By ADAM LISBERG and JEFF PILLETS Staff Writers
Sunday, January 6, 2002
The investigation of Sen. Robert G. Torricelli's personal finances and campaign funding ended without an indictment, yet it may lead to a surprising outcome: cleaner campaigns in New Jersey.
That was the conclusion of several politicians who said the years-long Torricelli investigation, which put the Englewood Democrat's finances under a microscope and put his political viability in doubt, would serve as a cautionary lesson to any politician thinking of bending the rules.
"Any young politician would have to be a lunatic, a moron, to think they now have carte blanche to play around the ethical corners," said former Democratic Gov. Jim Florio.
Yet observers also said the end of the probe points to the futility of focusing on one politician's actions when the entire system for raising and spending campaign dollars is the problem.
"There is a weakness in our political system, and it's the appearance of vulnerability to the power of money," said Sen. Jon S. Corzine, D-N.J. "When there's a substantial contribution from a specific interest, it can always create the appearance."
Some blamed the outcome of the Torricelli investigation on flimsy laws designed to regulate political money, which treat violations as misdemeanors, carry a three-year statute of limitations, and require high standards of proof.
"It's difficult for prosecutors to make cases because there are several loopholes in the law," said Charles LaBella, a former prosecutor who once headed the Justice Department's Campaign Financing Task Force. "The campaign-finance statutes themselves are riddled with problems."
Torricelli, who declined to comment for this article, always maintained he was a blameless man unjustly accused. With the threat of a federal indictment gone, he is considered tough to beat in his reelection campaign this year.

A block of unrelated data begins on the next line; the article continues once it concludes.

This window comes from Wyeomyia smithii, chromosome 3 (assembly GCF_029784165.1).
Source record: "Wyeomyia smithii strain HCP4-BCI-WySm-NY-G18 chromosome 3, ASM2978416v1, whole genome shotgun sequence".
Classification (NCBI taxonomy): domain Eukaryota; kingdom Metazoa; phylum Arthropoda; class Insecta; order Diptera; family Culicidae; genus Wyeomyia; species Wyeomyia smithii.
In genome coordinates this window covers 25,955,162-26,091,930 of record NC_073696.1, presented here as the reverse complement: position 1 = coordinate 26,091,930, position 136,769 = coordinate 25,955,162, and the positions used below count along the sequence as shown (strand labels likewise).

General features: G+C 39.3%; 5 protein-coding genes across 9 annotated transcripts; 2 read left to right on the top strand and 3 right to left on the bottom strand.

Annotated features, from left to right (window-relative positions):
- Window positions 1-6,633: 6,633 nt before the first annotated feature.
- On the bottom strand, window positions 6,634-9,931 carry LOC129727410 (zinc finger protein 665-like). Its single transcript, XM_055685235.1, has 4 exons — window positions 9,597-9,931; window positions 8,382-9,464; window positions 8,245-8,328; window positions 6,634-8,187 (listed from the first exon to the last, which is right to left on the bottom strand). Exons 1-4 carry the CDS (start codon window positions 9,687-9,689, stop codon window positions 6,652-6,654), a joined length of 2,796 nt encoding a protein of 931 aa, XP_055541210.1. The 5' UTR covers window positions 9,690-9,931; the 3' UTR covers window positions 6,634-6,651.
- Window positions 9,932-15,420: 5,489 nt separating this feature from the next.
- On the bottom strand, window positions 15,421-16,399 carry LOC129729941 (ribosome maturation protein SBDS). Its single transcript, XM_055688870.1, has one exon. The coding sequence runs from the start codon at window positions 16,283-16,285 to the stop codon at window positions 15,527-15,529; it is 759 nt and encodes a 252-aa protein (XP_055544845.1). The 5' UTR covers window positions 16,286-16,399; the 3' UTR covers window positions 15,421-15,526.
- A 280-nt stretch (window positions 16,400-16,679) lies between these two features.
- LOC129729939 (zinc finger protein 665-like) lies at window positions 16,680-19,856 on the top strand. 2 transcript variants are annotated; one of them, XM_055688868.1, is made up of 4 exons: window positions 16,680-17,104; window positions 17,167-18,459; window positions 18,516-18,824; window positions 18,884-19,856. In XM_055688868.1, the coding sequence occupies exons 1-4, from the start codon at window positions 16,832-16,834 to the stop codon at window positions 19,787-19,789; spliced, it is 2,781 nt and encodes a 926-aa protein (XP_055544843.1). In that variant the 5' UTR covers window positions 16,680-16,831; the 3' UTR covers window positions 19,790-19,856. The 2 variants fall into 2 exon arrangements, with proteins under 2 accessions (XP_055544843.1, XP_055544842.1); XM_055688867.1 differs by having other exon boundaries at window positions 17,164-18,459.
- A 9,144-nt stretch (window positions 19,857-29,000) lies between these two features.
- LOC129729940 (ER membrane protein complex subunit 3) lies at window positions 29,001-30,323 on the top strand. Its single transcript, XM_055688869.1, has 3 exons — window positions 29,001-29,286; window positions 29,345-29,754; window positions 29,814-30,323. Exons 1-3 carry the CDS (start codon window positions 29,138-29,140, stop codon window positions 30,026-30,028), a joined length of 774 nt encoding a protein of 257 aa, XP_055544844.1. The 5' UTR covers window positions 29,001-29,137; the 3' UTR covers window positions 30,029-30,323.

Outside New Jersey, Torricelli has also built a reputation as one of the Democratic Party's most indefatigable fundraisers. In addition to his own $12 million campaign in 1996, he raised tens of millions for Democratic Senate candidates -- putting the party in position to control the Senate last year.
In the last two years, however, prosecutors and reporters uncovered a broad range of questionable transactions in Torricelli's 1996 Senate campaign. Seven people were convicted of making or abetting illegal donations to the campaign, and one of them, Cresskill businessman David Chang, said he tried to buy Torricelli's help on business matters with gifts of cash, jewelry, and Italian suits.
Mary Jo White, the U.S. attorney for the Southern District of New York, said without elaboration Thursday that the case would be closed without charges. She is referring some material from the investigation to the Senate Ethics Committee, which observers say is unlikely to take any substantive action.
White was the third prosecutor to oversee a probe that scrutinized records and questioned witnesses for at least three years. Torricelli's supporters said prosecutors were on a witch hunt. Congressional Democrats questioned whether the probe was politically motivated. Even campaign finance watchdogs are critical of the probe.
"It is ludicrous to have this kind of massive government effort to catch one official in a few misdeeds when the entire political system turns on a form of legalized bribery," said Micah Sifry, senior analyst at Public Campaign, a Washington, D.C., group that pushes for campaign-finance reform.